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The Dartmouth
April 20, 2024 | Latest Issue
The Dartmouth

Editor's Note

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On Monday, after a day spent conducting interviews for my design project, converting data on endangered species into a usable format and scrambling to fill out job applications before their deadline, I decided to put aside work for the night at 9:30 p.m. I listened to one friend tell us about her grandfather’s struggle with Alzheimer’s. I danced goofily to Rihanna’s Pon de Replay. I laughed at a character’s attempt to pass himself off as a son of Mitt Romney in the show “New Girl.” When 1 a.m. hit, I retreated to bed, content, fulfilled, grateful for the relationships in my life. I dozed off within minutes. 

I awoke to anxiety. In my carefree state the night before I had neglected work that now hung over my sleepy head and shook it awake. I faced doubt about how I would manage to complete it by the end of the day. Doubt turned to panic when I opened my phone to an email from a faculty member who informed me that he wouldn’t be able to meet with me about the assignment until Friday. The deadline for the assignment was Wednesday night. Leaping out of bed, I let out a string of expletives, cursing my decision to unwind the night before. 

“What were you thinking, Street?” 

Self-disparaging thoughts rang through my head — and then urgency coursed through me when I realized I had to rush to a meeting. Stumbling out of my apartment to face the bite of a chilly morning, I felt confused by how my state could have radically changed over a night’s sleep.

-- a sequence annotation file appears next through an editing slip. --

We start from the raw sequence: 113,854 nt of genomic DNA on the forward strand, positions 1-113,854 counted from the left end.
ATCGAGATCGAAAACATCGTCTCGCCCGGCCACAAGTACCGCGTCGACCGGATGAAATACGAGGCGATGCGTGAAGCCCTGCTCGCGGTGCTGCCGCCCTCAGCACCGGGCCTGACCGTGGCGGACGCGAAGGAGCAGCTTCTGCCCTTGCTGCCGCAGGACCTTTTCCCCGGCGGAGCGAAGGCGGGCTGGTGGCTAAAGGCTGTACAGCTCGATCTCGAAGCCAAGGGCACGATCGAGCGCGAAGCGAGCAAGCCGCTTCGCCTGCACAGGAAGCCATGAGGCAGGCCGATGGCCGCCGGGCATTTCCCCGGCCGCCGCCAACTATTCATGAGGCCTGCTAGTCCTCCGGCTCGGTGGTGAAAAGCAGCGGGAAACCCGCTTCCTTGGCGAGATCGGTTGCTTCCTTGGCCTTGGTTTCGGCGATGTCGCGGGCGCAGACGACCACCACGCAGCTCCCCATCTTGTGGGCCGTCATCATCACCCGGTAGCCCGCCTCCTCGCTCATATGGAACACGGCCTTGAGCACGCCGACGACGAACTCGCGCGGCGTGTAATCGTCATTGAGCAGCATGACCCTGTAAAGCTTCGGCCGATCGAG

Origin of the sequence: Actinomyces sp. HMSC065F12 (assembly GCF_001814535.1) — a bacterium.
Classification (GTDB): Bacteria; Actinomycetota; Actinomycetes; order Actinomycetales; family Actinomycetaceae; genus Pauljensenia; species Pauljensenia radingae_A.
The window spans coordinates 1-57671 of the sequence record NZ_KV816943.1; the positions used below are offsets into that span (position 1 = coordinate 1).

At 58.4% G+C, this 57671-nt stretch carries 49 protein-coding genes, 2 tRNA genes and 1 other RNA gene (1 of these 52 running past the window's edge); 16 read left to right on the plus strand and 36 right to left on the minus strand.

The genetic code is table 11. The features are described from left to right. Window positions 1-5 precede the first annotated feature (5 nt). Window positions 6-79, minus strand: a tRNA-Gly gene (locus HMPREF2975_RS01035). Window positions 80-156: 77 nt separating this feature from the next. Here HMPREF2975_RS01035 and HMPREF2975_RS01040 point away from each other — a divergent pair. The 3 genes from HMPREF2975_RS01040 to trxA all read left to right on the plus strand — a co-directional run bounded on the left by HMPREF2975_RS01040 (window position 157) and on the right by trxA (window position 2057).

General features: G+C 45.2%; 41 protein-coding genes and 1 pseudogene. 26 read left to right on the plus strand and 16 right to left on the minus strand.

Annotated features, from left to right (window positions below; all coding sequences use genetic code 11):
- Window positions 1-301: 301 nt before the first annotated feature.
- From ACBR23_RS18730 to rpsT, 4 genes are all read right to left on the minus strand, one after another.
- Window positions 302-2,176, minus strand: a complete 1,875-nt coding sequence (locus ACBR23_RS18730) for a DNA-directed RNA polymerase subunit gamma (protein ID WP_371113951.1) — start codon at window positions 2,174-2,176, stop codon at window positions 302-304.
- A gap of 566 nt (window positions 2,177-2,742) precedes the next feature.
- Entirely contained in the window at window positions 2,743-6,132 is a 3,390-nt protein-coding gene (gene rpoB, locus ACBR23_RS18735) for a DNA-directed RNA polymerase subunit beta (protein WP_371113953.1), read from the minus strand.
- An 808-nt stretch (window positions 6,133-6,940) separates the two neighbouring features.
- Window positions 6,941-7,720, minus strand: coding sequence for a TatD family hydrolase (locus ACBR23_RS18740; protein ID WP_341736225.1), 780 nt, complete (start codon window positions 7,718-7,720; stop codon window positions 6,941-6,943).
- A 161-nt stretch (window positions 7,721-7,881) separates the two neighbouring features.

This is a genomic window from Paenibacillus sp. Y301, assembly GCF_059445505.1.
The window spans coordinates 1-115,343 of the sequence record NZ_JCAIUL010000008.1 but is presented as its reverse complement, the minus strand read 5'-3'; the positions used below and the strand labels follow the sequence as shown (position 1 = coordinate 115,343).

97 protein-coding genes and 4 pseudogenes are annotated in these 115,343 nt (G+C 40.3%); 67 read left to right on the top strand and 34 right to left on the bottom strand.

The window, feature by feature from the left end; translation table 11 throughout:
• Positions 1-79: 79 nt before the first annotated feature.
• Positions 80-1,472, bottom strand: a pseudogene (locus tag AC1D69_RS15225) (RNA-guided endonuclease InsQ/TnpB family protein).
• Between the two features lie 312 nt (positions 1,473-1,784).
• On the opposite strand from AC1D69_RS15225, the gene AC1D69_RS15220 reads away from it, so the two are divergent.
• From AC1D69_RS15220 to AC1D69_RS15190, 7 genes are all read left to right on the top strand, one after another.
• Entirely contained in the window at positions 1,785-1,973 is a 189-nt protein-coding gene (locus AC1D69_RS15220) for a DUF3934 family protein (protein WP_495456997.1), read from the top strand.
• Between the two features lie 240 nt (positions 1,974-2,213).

My life at Dartmouth is a balancing act between doing the things that I know will matter to me in a week, month or year — like problem sets and job applications — and the things that I know will matter to me in 10, 20 or 30 years — like dancing with my friends to Rihanna. Relationships are the most important thing in one’s life, a lesson that my father has instilled in me over and over again, but I don’t have an answer for how to strike the right balance between assignments and those moments that define a relationship. Each decision made between them may bring regret in the short-term, but it may be consumed by contentment in the long-term. I don’t know how I’ll feel at the end of my life. In the end, I suppose all I can do is strive to stay in the moment — and take a step back to reflect when needed, although certainly not in the midst of swinging my hips while Rihanna tells me to “turn the music up right now.” 

This week at Mirror, our writers reflect on various aspects of their Dartmouth experience. One writer explores how students feel about the culture of the exercise-tracking app Strava, while another investigates what is on fraternity basement floors. A third writer asks students about taboo topics at Dartmouth and a fourth spotlights the Dartmouth Prison Justice Initiative. Another writer covers the ins and outs of the Dartmouth Machine Shop, and one more writer reflects on her expectation of perfection. 

However you may be feeling midway through Week 8, we at Mirror hope you find a healthy balance between problem sets and dancing — and maybe hear a little Pon de Replay along the way, too.